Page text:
There is absolutely no need to make any kind of preamble to this statement: the retail industry is undergoing a massive shift, as consumers are modifying their shopping patterns and behaviors.
Companies are still reeling from the initial shock of the pandemic and diligently working to rearrange their supply chains and alter the way they distribute their products. As a result, we’re still not at a stage where we can predict which trends are here to stay and which will die down once the pandemic is over.
Let’s look at the four most prevalent ones you need to be mindful of in the beverage industry.
We’ve all seen images of empty isles in what were once well-stocked supermarkets. We’ve all been privy to news coverage of supply chain disruptions and impaired production. And most importantly, we all feel the same anxiety over an uncertain future, and want to ensure we have what we need should the pandemic take a turn for the worse.
Products that are in the highest demand include toilet paper, disinfectants, and non-perishables. However, bottled water and other beverages also find themselves on most household’s shopping lists, as 47% of consumers claim they have been stocking up on essentials.
This heightened demand naturally translates into a higher need to increase production and streamline supply as much as is possible in the current climate. Beverage brands are advised to allocate most of their production to their most popular products – and to avoid launching new products for the time being.
Whenever possible, it’s also essential to leverage home delivery options. Consumers would prefer to take delivery of a carton or packet of their favorite beverage, as opposed to going out to the shops and lugging it back home.
While we are on the subject of delivery, let’s touch upon that most obvious of shifts – online shopping.
The growing health and safety concerns of shoppers all across the world have resulted in an increase in e-commerce spending, with consumers ordering anything from groceries to toiletries and gym equipment to their homes.
A survey by Gordon Haskett has revealed that a third of shoppers have made an online food shop in the week prior to the survey, and 41% of them had done so for the first time. This is a clear sign that even customers who prefer to shop in person are now turning to e-commerce as a way to stay safe and source everything they need.
Despite issues such as delivery delays and limited availability, 97% of shoppers will continue to do food shops online even after the pandemic is over. That’s why beverage businesses need to step up and offer the option as soon as possible.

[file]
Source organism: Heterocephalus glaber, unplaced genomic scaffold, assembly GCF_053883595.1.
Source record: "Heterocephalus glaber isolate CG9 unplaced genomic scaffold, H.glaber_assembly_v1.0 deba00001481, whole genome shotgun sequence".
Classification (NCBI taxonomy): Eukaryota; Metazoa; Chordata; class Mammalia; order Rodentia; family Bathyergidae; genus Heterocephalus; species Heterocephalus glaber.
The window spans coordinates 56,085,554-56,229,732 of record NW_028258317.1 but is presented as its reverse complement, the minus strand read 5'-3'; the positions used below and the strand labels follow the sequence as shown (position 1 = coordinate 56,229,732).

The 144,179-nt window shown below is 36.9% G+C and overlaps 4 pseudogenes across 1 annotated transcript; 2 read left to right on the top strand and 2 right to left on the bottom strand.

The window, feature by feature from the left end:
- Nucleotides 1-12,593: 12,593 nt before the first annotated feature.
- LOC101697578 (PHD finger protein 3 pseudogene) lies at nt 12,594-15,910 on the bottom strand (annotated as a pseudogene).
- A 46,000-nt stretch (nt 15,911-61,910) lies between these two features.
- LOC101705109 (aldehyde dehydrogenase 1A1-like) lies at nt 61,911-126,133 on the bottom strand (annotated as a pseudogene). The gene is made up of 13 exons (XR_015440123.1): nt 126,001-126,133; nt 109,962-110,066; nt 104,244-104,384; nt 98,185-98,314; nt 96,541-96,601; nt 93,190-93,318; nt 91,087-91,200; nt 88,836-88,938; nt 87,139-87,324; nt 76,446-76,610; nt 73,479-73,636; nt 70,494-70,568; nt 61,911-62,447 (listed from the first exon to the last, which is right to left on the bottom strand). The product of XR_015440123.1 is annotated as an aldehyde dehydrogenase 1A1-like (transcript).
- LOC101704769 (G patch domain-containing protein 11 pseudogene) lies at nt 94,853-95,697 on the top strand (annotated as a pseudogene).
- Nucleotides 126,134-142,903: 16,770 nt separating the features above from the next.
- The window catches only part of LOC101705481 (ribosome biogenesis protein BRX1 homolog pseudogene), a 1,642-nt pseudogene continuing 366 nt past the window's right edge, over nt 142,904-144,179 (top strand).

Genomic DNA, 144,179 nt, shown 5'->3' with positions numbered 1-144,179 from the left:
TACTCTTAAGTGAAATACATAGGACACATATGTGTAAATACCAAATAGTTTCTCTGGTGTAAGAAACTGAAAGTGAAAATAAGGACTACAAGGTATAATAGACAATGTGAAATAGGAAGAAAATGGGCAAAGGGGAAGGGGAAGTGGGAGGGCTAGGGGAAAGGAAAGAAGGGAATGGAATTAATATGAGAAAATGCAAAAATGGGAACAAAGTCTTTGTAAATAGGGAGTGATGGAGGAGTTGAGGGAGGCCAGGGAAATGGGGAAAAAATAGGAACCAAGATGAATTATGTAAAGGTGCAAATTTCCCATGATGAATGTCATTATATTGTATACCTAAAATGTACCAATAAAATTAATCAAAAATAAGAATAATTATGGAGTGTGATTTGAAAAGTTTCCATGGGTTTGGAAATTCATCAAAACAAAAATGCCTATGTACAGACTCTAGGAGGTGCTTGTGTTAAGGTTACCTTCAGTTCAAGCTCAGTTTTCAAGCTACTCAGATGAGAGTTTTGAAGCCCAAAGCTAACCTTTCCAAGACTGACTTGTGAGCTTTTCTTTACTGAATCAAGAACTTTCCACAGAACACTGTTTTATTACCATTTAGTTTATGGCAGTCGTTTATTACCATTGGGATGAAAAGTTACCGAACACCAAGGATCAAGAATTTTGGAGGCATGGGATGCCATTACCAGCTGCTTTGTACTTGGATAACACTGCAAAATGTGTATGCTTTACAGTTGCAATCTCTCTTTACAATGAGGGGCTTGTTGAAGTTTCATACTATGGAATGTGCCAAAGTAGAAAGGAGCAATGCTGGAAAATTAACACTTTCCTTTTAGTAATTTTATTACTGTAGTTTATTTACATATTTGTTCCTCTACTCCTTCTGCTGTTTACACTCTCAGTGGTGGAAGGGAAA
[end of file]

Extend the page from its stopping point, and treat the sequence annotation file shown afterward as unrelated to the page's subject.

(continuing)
This is also a chance for smaller companies to get noticed by customers when their usual beverage of choice is out of stock, as most consumers claim they will make a purchase from a brand previously unknown to them rather than forgo the order altogether.
Establishing an online presence – either on your own website, via social media, or by becoming a part of a larger shopping network’s offer – is currently a must. Even if e-commerce was not previously on your radar, now is the time to add it, and high time at that.
As there is still no medication that can effectively and widely combat a Covid-19 infection, and as the body’s own immune system remains the most important defensive mechanism, people have started focusing on nutrition and immune-boosting like never before.
We are expecting to see a 25% increase in the sale of immunity supplements during the course of the year, as shoppers continue to reach for products that might help them battle the disease.
This will also elicit a rise in those who are choosing to make their own capsules from specifically tailored, quality ingredients.
As a beverage brand, you can focus on marketing products that can benefit the immune system. These might be products high in Vitamin C, electrolytes, minerals, and other ingredients that are considered beneficial to combating diseases.
Never have consumers been as interested and as influenced by a brand’s values and behaviors as they are today when social media lets us scrutinize just about anyone and anything.
They expect the brands they love and who have previously shown their engagement with social issues to step up and raise awareness, help where they can, and treat their employees well, keeping their safety a priority in these dangerous times.
Brands that claim to focus on their customers and staff but are not enabling employees to work in the safest possible conditions are losing trust and customers quickly.
As a business in this climate, you need to choose the way you want to react to the pandemic – one that is in line with what your brand already stands for – and act accordingly. If you have been vocal about community service and engagement, you need to act on those values now, or risk being dumped by a lot of your customer base.
This can also be your time to shine – not merely as a marketing tactic, but as a way to genuinely establish some sort of relief and help those who could benefit from your actions. Don’t think of it as a way to attract a new market base, but rather as a “what goes around comes around” kind of strategy.
As we try to navigate the shifting currents of the modern market, let’s try to keep one eye on the waves we are being tossed by, and another on the horizon. That’s where some of these trends may crash and sink, while others may swim ashore and remain embedded in customer behaviors for decades to come.